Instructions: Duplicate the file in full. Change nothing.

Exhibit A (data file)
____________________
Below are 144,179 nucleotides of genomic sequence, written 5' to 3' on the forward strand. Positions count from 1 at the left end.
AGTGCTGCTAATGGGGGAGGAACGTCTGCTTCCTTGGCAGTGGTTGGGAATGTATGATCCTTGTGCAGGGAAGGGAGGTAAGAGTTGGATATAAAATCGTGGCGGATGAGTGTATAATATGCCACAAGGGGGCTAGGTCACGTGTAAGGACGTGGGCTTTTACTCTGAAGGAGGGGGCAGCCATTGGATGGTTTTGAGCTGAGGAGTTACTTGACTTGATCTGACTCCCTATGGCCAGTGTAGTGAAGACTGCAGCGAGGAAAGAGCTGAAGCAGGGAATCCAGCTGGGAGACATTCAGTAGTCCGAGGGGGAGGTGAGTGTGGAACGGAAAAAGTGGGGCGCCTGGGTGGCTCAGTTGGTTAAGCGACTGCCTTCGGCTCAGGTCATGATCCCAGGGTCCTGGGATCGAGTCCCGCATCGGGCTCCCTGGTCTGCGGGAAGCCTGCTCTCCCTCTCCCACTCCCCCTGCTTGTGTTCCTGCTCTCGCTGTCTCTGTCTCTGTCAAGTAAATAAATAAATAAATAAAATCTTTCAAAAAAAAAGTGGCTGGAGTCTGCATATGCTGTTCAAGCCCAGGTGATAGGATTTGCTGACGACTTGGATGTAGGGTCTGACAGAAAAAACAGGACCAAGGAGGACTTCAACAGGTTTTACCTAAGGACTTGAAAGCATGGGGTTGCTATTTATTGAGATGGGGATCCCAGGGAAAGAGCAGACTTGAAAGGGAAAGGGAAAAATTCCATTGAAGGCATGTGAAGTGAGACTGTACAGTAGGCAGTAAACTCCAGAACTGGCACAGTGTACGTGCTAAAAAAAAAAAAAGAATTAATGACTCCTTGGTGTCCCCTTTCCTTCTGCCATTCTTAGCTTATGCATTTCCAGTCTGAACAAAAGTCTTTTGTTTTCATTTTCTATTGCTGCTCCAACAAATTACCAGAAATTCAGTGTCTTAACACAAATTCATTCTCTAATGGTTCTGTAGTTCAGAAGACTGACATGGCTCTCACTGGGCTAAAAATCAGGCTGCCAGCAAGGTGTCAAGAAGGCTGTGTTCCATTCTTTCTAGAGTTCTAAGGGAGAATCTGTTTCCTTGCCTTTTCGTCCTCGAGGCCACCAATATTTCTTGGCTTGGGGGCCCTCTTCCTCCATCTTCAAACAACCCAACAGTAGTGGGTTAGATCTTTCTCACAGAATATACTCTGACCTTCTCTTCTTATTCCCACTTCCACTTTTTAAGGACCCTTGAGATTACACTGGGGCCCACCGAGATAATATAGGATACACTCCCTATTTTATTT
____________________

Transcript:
Below are 144,179 nucleotides of genomic sequence, written 5' to 3' on the forward strand. Positions count from 1 at the left end.
AGTGCTGCTAATGGGGGAGGAACGTCTGCTTCCTTGGCAGTGGTTGGGAATGTATGATCCTTGTGCAGGGAAGGGAGGTAAGAGTTGGATATAAAATCGTGGCGGATGAGTGTATAATATGCCACAAGGGGGCTAGGTCACGTGTAAGGACGTGGGCTTTTACTCTGAAGGAGGGGGCAGCCATTGGATGGTTTTGAGCTGAGGAGTTACTTGACTTGATCTGACTCCCTATGGCCAGTGTAGTGAAGACTGCAGCGAGGAAAGAGCTGAAGCAGGGAATCCAGCTGGGAGACATTCAGTAGTCCGAGGGGGAGGTGAGTGTGGAACGGAAAAAGTGGGGCGCCTGGGTGGCTCAGTTGGTTAAGCGACTGCCTTCGGCTCAGGTCATGATCCCAGGGTCCTGGGATCGAGTCCCGCATCGGGCTCCCTGGTCTGCGGGAAGCCTGCTCTCCCTCTCCCACTCCCCCTGCTTGTGTTCCTGCTCTCGCTGTCTCTGTCTCTGTCAAGTAAATAAATAAATAAATAAAATCTTTCAAAAAAAAAGTGGCTGGAGTCTGCATATGCTGTTCAAGCCCAGGTGATAGGATTTGCTGACGACTTGGATGTAGGGTCTGACAGAAAAAACAGGACCAAGGAGGACTTCAACAGGTTTTACCTAAGGACTTGAAAGCATGGGGTTGCTATTTATTGAGATGGGGATCCCAGGGAAAGAGCAGACTTGAAAGGGAAAGGGAAAAATTCCATTGAAGGCATGTGAAGTGAGACTGTACAGTAGGCAGTAAACTCCAGAACTGGCACAGTGTACGTGCTAAAAAAAAAAAAAGAATTAATGACTCCTTGGTGTCCCCTTTCCTTCTGCCATTCTTAGCTTATGCATTTCCAGTCTGAACAAAAGTCTTTTGTTTTCATTTTCTATTGCTGCTCCAACAAATTACCAGAAATTCAGTGTCTTAACACAAATTCATTCTCTAATGGTTCTGTAGTTCAGAAGACTGACATGGCTCTCACTGGGCTAAAAATCAGGCTGCCAGCAAGGTGTCAAGAAGGCTGTGTTCCATTCTTTCTAGAGTTCTAAGGGAGAATCTGTTTCCTTGCCTTTTCGTCCTCGAGGCCACCAATATTTCTTGGCTTGGGGGCCCTCTTCCTCCATCTTCAAACAACCCAACAGTAGTGGGTTAGATCTTTCTCACAGAATATACTCTGACCTTCTCTTCTTATTCCCACTTCCACTTTTTAAGGACCCTTGAGATTACACTGGGGCCCACCGAGATAATATAGGATACACTCCCTATTTTATTT